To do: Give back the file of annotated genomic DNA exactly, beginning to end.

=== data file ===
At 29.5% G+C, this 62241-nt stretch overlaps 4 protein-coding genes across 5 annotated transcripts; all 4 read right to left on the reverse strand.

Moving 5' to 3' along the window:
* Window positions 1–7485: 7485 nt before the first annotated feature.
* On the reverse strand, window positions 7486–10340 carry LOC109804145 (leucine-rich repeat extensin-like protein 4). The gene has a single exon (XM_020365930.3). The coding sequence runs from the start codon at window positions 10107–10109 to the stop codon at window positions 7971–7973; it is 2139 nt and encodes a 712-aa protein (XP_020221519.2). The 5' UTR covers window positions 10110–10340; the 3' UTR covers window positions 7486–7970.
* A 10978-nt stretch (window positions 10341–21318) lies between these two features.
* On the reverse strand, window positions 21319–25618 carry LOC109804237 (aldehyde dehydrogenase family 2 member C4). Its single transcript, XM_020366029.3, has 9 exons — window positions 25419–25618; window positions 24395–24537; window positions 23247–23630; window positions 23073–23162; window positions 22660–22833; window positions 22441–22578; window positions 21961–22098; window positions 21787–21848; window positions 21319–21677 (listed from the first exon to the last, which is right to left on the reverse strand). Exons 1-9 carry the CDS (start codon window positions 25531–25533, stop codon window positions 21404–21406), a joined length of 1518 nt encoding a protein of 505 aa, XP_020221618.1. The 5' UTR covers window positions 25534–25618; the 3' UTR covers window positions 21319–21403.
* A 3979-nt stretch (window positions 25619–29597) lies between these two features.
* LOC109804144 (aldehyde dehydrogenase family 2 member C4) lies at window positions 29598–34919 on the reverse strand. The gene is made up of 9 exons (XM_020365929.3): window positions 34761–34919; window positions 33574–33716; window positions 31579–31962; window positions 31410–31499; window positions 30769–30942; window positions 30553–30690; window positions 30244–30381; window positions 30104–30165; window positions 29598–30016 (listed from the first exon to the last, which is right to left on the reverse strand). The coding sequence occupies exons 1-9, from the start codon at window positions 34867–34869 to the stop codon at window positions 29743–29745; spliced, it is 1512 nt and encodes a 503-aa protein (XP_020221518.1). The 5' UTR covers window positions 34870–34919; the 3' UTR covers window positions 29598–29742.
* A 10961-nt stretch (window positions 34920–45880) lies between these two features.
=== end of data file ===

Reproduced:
At 29.5% G+C, this 62241-nt stretch overlaps 4 protein-coding genes across 5 annotated transcripts; all 4 read right to left on the reverse strand.

Moving 5' to 3' along the window:
* Window positions 1–7485: 7485 nt before the first annotated feature.
* On the reverse strand, window positions 7486–10340 carry LOC109804145 (leucine-rich repeat extensin-like protein 4). The gene has a single exon (XM_020365930.3). The coding sequence runs from the start codon at window positions 10107–10109 to the stop codon at window positions 7971–7973; it is 2139 nt and encodes a 712-aa protein (XP_020221519.2). The 5' UTR covers window positions 10110–10340; the 3' UTR covers window positions 7486–7970.
* A 10978-nt stretch (window positions 10341–21318) lies between these two features.
* On the reverse strand, window positions 21319–25618 carry LOC109804237 (aldehyde dehydrogenase family 2 member C4). Its single transcript, XM_020366029.3, has 9 exons — window positions 25419–25618; window positions 24395–24537; window positions 23247–23630; window positions 23073–23162; window positions 22660–22833; window positions 22441–22578; window positions 21961–22098; window positions 21787–21848; window positions 21319–21677 (listed from the first exon to the last, which is right to left on the reverse strand). Exons 1-9 carry the CDS (start codon window positions 25531–25533, stop codon window positions 21404–21406), a joined length of 1518 nt encoding a protein of 505 aa, XP_020221618.1. The 5' UTR covers window positions 25534–25618; the 3' UTR covers window positions 21319–21403.
* A 3979-nt stretch (window positions 25619–29597) lies between these two features.
* LOC109804144 (aldehyde dehydrogenase family 2 member C4) lies at window positions 29598–34919 on the reverse strand. The gene is made up of 9 exons (XM_020365929.3): window positions 34761–34919; window positions 33574–33716; window positions 31579–31962; window positions 31410–31499; window positions 30769–30942; window positions 30553–30690; window positions 30244–30381; window positions 30104–30165; window positions 29598–30016 (listed from the first exon to the last, which is right to left on the reverse strand). The coding sequence occupies exons 1-9, from the start codon at window positions 34867–34869 to the stop codon at window positions 29743–29745; spliced, it is 1512 nt and encodes a 503-aa protein (XP_020221518.1). The 5' UTR covers window positions 34870–34919; the 3' UTR covers window positions 29598–29742.
* A 10961-nt stretch (window positions 34920–45880) lies between these two features.